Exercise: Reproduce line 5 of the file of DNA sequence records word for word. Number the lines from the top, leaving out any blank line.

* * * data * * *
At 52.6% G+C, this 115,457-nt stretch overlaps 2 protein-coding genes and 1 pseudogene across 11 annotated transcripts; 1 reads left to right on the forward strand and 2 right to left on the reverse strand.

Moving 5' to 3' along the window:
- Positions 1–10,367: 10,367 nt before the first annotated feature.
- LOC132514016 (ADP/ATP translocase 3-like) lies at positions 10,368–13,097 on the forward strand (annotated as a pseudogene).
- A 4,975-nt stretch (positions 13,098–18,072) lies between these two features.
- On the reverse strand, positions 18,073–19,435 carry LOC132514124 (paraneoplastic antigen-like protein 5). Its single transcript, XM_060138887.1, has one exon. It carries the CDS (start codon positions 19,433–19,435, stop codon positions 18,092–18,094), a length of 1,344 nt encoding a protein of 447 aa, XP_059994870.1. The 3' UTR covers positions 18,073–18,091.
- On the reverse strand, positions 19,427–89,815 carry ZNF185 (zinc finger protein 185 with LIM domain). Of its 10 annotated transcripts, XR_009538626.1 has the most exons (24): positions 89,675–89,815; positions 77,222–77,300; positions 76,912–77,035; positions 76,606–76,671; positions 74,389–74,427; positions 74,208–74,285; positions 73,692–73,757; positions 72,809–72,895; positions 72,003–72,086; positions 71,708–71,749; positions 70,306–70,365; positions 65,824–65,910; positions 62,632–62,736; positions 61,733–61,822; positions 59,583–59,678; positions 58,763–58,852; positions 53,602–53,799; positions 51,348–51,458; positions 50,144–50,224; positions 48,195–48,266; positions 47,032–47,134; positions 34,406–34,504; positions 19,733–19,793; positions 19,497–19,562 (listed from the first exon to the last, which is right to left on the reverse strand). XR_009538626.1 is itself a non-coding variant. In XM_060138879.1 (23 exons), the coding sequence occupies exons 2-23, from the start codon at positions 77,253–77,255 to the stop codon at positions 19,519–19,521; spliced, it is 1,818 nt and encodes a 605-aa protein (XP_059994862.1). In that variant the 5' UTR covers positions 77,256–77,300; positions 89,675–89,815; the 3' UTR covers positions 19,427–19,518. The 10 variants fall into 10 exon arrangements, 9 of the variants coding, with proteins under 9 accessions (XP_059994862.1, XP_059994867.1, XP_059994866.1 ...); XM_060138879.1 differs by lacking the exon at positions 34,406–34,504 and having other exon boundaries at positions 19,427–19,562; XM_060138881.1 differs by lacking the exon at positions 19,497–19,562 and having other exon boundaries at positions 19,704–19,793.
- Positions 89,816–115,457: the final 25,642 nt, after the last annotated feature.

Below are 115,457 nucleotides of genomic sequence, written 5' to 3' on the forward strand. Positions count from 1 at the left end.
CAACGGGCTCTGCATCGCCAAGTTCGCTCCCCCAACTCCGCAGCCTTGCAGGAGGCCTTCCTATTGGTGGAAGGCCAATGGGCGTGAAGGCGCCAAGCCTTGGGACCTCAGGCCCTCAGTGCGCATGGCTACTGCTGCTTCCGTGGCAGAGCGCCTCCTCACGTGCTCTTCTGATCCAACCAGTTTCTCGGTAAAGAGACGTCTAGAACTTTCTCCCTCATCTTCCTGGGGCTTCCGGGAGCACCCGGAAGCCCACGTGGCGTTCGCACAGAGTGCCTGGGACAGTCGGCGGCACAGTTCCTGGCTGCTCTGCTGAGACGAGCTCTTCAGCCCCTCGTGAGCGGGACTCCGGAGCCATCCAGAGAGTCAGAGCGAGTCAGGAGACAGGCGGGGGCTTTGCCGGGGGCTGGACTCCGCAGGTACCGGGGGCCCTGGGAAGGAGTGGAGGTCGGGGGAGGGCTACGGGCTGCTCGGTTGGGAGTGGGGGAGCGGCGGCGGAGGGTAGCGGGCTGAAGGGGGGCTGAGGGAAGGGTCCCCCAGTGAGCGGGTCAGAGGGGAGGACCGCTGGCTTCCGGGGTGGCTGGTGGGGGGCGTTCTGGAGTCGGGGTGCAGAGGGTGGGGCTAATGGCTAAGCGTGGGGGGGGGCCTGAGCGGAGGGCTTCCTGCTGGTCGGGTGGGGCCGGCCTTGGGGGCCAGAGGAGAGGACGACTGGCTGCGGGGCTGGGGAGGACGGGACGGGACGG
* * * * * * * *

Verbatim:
- A 4,975-nt stretch (positions 13,098–18,072) lies between these two features.